We’re not keeping up with the Kardashians, but that’s OK

My baby boy is nearly 1 year old. He was born on Father’s Day (UK) in 2012. We will be holding a small, intimate, family celebration this weekend. My sister and my Beloved’s sister are travelling up from London for the ‘event’. My BFF (yogaswerve) will be there. My brothers and my parents will also be joining us (along with significant others and dependant children, obviously).

I love family get togethers. I love family. I’ve written countless times about the importance of family to me.

I’ve also written of my rose-tinted view of my family.

I see my family as a Kardashian style unit. (Albeit, without the Momager and the millions of dollars in the bank). They hang out together. They have fun together. They help each other. They fight all the time, but then they talk about it and make up “like” minutes later. Say what you want about how they make their living, but as a family, I actually think they are quite good role models.

The truth is, that we’re just like any other family. We lead different lives. Some are separated by distance, but whether we live around the corner or 200 miles away, we’re still really bad at picking up a phone on a regular basis to ask how each other is doing. We are really bad at saying ‘I love you’. And we are really bad at talking through and resolving gripes, problems and serious issues. Not very Kardashian at all.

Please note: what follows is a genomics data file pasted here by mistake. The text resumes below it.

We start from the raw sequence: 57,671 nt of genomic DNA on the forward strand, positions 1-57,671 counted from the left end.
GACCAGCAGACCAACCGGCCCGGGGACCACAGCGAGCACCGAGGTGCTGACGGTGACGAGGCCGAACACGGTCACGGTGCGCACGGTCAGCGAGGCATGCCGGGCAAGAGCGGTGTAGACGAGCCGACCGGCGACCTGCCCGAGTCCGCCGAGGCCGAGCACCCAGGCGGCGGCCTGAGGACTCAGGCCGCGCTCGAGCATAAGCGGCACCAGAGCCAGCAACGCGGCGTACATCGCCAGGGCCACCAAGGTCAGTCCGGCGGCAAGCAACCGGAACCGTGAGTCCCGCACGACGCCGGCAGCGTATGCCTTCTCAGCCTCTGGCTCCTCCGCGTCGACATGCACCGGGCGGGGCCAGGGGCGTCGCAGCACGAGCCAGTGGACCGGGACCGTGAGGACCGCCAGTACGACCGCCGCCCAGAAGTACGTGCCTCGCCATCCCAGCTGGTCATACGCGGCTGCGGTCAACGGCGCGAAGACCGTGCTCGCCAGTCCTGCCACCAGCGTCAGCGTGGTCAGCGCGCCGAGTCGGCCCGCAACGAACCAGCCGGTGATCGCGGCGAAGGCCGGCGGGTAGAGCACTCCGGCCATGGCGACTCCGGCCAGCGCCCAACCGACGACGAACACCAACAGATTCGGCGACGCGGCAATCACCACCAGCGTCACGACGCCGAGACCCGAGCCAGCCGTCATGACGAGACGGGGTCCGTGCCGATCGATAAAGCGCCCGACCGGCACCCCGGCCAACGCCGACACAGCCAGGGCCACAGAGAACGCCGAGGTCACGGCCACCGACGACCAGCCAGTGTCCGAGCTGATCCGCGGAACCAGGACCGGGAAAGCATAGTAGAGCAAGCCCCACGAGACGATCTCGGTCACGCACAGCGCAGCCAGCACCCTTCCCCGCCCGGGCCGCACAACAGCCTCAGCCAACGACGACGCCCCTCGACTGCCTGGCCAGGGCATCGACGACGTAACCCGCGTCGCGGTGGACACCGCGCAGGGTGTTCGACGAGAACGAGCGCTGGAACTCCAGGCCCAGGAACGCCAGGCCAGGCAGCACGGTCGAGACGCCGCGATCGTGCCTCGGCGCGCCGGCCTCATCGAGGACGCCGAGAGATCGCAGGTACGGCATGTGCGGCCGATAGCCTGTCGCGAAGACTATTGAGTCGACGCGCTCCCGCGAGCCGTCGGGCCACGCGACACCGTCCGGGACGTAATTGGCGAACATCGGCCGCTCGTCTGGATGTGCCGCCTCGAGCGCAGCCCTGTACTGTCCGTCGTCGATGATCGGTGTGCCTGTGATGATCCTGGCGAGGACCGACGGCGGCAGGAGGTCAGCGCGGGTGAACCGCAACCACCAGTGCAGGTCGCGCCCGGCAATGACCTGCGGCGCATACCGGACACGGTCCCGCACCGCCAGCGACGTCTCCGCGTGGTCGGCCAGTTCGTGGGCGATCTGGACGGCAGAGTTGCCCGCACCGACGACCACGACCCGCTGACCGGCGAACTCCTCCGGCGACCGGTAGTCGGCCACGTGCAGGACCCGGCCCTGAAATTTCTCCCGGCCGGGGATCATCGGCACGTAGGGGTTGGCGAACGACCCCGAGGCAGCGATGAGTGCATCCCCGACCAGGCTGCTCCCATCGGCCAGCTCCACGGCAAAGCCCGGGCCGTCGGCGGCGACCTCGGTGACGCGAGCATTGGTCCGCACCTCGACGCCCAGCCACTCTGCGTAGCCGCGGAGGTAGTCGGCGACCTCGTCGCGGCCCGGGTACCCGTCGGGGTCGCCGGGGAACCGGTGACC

I maintain, though, that in a crisis, we are always there for each other and we stick together like glue.

We’ve had a couple of crisis points as a family, recently, and the observations noted above have all proven themselves to be true. To the point where sticking together has been difficult, given that some of the crisis that we have faced/are facing are ‘internal’ rather than ‘external’. I’m not saying that we’re not sticking together. I’m just saying it’s difficult.

So, I’m a little nervous about the weekend’s upcoming festivities. I doubt there is actually anything to worry about, because we are actually quite good at avoiding conflict and pretending everything is fine (well, I am). I do wish though, that there wasn’t so much of a stigma in my family about sharing your problems with the outside world. But I guess I have to respect the wishes of those whom I love most in the world and go along with it. (You’ll notice that I’m writing this without actually telling you anything).

Maybe the first step is to be able to talk about our problems with each other without fear of consequence. And we are all working on that, I think, in various break-out groups as well as the congregation as a whole.

My Beloved and I are one of those break-out groups. For our own benefit and for the benefit of our children. We want them to live life being open and honest with their emotions and themselves. To be able to communicate how they feel, good or bad. To be able to resolve issues, gripes and problems without fear. Most of all, I want them to know that they are loved, no matter how they feel and they can talk to us or each other about anything.

As for my family and our impending get together this weekend, we are working on getting better. Each of us in our own way. And we are doing that because we love each other. And if we have love, what else matters?

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